Italian newspapers La Repubblica and Corriere della Sera earlier this month claimed a rival of Pell’s, former cardinal Giovanni Angelo Becciu, was suspected of arranging for €700,000 ($1.1 million) to be transferred to people in Australia to support the prosecution of child sex abuse charges against Pell.

The papers did not provide any evidence to support the claims, which have been circulating privately among Pell’s supporters for several years.

Australia’s financial crimes watchdog, AUSTRAC, recently examined the reports and provided “information” to the Australian Federal Police and Victoria Police.

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Victoria Police to investigate DHHS public servant after leak of coronavirus restrictions roadmap

An investigation into a Victorian health department employee who allegedly leaked a top secret document has been labelled a “witch-hunt” by the State Opposition.

The ABC understands the department referred to the matter to Victoria Police after it discovered the breach, which is against the Victorian Public Service (VPS) code of conduct.

“Victoria Police can confirm it has received a referral from a government department in relation to unauthorised access of information,” a police spokesperson said.

“This matter is being investigated by the E-Crime Squad and as this investigation is ongoing.”

In September, a document featuring a draft of the Victorian Government’s roadmap out of restrictions was leaked to the Herald Sun newspaper. But neither police nor the Department of Health and Human Services (DHHS) would confirm whether the investigation related to that leak.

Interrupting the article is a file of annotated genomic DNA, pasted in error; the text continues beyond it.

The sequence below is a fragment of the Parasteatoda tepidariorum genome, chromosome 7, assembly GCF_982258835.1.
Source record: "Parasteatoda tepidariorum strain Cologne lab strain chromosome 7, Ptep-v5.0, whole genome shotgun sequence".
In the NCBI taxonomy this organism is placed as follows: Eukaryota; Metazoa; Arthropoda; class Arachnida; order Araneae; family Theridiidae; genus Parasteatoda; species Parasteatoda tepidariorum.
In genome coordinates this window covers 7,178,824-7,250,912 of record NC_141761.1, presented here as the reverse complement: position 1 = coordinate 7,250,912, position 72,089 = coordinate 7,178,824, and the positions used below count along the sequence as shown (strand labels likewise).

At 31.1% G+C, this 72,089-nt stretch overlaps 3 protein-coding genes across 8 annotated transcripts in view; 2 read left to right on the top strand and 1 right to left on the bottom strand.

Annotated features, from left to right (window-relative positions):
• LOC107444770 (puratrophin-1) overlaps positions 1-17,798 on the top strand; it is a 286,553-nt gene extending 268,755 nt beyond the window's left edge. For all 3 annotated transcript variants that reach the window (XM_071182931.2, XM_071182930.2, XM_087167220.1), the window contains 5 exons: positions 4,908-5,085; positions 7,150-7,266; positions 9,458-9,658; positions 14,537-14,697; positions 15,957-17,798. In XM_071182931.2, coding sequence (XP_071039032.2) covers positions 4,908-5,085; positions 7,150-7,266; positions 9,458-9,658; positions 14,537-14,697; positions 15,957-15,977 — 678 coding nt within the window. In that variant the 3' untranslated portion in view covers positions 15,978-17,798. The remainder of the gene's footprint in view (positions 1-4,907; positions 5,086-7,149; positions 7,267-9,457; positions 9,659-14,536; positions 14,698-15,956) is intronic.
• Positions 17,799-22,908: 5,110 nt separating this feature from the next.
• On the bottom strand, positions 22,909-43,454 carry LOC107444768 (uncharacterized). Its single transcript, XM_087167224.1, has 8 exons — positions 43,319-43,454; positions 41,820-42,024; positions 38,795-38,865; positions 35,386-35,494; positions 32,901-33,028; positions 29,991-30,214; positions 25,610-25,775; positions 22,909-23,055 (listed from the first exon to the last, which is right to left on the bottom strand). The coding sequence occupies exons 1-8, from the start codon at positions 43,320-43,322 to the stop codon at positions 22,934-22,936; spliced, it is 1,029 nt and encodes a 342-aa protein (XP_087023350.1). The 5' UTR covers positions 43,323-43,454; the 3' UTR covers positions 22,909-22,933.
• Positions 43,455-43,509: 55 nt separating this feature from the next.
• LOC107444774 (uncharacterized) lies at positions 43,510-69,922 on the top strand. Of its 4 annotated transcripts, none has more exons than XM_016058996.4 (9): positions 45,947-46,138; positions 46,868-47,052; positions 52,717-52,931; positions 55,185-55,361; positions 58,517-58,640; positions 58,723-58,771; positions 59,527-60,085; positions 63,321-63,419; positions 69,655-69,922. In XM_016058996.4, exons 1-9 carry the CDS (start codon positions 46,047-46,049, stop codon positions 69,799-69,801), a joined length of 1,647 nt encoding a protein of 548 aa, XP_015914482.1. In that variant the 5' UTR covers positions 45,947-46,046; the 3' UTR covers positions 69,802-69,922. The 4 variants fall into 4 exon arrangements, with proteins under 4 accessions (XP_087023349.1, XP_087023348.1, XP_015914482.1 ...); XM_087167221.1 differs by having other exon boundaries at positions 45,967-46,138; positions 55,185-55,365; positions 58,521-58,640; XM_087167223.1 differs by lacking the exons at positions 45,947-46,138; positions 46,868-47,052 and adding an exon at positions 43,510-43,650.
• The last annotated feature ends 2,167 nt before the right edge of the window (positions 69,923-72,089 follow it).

Although the Government initially said it was a “working document” and Premier Daniel Andrews described it as having “no status”, many key proposals in the document — such as case thresholds and reopening dates — were put into effect.

Government ‘dysfunctional and secretive’, Opposition says

DHHS confirmed it was aware of an alleged code of conduct breach by a staff member who provided administrative support.

But it said it would be inappropriate to comment because the issue was now a police matter.

Shadow Attorney-General Ed O’Donohue said the reports of the investigation were concerning.

“The increasingly desperate, dysfunctional and secretive Andrews Labor Government will do anything it can to stop Victorians from knowing the truth,” he said.

At his daily press briefing, Mr Andrews said he was unaware of the investigation or the referral of the matter to police.

“I don’t have thoughts on those matters, they don’t involve me,” he said.

“It’s not a matter that I’m particularly concerned about.

“Cabinet in confidence documents, are under law, very important documents that need to be appropriately protected, not just now but every day of every year, that’s been the case for decades.”

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Police investigate after two women stabbed in incident under Eiffel Tower

French police have launched an investigation after two women were stabbed near the Eiffel Tower in an apparent racist incident.

The victims were injured with a knife near the famous Paris monument on Sunday, after an altercation involving “an unleashed dog”.

Police confirmed in a statement that they had intervened “following a police call for help for two women with stab wounds at the Champ-de-Mars” around 20:00 (CET).

Two other women are in police custody on Tuesday, according to the Paris public prosecutor’s office, and an investigation for attempted intentional homicide has been opened.

Paris firefighters confirmed on Tuesday to AFP that they intervened around 20:50 in Paris on Sunday to rescue two women.

No information about the incident was initially released by authorities, which led to some criticism from online users.

It follows rising tensions in France over the beheading of history teacher Samuel Paty in the Paris suburbs last Friday.